General solvothermal approach to synthesize telluride nanotubes for thermoelectric applications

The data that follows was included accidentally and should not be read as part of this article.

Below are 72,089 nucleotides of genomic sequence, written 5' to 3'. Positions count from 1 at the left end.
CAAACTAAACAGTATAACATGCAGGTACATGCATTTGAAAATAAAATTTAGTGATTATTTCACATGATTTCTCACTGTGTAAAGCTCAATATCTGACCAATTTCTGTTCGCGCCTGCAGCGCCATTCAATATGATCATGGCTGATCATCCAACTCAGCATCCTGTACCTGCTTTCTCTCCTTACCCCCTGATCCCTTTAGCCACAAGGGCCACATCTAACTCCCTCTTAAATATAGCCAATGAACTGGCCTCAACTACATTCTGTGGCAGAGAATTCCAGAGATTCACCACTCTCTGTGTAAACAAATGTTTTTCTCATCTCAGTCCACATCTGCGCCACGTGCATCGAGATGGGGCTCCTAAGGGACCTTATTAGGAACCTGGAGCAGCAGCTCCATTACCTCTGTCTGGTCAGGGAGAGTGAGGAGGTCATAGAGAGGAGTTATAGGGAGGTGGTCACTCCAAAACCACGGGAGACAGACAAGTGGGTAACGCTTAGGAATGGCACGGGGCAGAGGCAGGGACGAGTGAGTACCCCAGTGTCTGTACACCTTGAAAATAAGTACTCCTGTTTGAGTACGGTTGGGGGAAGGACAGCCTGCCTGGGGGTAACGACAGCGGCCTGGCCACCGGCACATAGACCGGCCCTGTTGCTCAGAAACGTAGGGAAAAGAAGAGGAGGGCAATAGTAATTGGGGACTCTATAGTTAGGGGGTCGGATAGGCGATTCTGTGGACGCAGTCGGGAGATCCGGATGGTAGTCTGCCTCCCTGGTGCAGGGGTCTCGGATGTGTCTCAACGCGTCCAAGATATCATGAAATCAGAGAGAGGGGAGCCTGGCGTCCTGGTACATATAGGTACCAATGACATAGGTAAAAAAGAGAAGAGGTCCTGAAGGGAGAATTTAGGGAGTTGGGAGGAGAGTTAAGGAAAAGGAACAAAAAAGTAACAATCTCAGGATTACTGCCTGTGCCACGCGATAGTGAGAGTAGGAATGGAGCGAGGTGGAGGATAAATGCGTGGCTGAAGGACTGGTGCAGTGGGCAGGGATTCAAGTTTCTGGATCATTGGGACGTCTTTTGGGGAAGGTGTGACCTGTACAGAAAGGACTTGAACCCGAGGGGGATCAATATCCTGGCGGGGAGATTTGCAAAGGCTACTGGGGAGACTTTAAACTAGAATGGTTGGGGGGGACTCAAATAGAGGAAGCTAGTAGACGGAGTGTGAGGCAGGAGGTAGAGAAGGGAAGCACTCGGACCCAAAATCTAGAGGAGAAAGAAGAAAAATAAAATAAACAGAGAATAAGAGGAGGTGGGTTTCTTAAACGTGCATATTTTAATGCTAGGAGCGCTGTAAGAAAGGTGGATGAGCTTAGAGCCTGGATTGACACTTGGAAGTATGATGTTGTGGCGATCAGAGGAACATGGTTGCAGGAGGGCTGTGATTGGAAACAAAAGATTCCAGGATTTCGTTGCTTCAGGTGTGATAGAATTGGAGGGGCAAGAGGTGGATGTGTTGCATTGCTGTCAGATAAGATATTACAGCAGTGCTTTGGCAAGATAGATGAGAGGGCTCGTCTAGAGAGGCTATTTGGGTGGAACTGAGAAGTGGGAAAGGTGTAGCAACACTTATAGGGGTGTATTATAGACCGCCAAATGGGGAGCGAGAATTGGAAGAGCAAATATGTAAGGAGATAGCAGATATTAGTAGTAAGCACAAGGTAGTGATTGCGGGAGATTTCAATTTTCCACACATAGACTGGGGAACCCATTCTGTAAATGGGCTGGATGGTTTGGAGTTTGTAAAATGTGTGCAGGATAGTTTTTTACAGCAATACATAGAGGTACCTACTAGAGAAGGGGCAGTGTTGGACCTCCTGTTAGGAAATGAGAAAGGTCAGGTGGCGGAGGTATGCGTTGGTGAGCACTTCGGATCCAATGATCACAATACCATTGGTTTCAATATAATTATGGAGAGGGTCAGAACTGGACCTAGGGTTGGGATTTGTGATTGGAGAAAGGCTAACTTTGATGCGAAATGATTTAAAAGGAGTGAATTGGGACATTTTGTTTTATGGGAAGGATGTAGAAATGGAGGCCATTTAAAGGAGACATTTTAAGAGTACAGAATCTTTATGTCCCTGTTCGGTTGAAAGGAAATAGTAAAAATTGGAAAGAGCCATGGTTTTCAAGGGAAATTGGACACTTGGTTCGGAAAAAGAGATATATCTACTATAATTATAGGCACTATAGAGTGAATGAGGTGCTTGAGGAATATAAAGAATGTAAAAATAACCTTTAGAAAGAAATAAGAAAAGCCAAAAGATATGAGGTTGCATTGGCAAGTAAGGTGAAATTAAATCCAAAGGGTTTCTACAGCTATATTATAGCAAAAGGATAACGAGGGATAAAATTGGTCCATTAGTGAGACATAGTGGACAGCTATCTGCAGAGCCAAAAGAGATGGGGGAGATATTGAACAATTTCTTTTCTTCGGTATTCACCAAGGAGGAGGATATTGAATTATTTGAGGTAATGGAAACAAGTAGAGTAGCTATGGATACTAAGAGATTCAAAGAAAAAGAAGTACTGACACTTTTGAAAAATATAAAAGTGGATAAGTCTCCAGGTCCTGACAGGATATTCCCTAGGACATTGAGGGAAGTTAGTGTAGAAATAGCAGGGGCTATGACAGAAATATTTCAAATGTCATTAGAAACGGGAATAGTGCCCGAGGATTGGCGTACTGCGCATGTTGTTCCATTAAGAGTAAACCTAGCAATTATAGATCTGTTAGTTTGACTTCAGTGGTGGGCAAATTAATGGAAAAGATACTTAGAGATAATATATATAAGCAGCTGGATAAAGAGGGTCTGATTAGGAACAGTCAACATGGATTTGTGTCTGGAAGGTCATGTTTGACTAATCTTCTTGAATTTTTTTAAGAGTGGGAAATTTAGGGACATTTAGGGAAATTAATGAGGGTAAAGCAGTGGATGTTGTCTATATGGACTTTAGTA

One-dimensional tellurides are good candidates for thermoelectric applications, but the fabrication of telluride nanotubes is still challenging. To this end, the solvothermal approach is proposed to synthesize Bi2Te3, PbTe, CuxTe and Ag2Te nanotubes. In this scheme, single-crystal Te nanotubes are produced first and then used as the sacrificed template for epitaxial growth of metal telluride. It was demonstrated that polycrystalline telluride nanotubes are produced. Considering Bi2Te3 nanotubes as an example, the pellets are prepared by spark plasma sintering, and the thermoelectric properties are measured. Compared to the nanowire counterpart, the higher-energy barrier to electrons at the grain boundaries (GBs) leads to an optimized power factor of 1.04 mW m−1 K−2 at 373 K in the nanotube samples. Furthermore, the thermal conductivity of nanotubes is in the range of 0.503–0.617 W m−1 K−1, which is much smaller than that of the nanowires. The ultralow thermal conductivity could be attributed to both the higher potential barrier of GBs and the additional scattering of phonons at the side walls of the nanotubes. In all, a ZT value of 0.74 was obtained at 373 K, which is much higher than that of nanowires. This synthesis route is ready to be extended to other telluride nanotubes.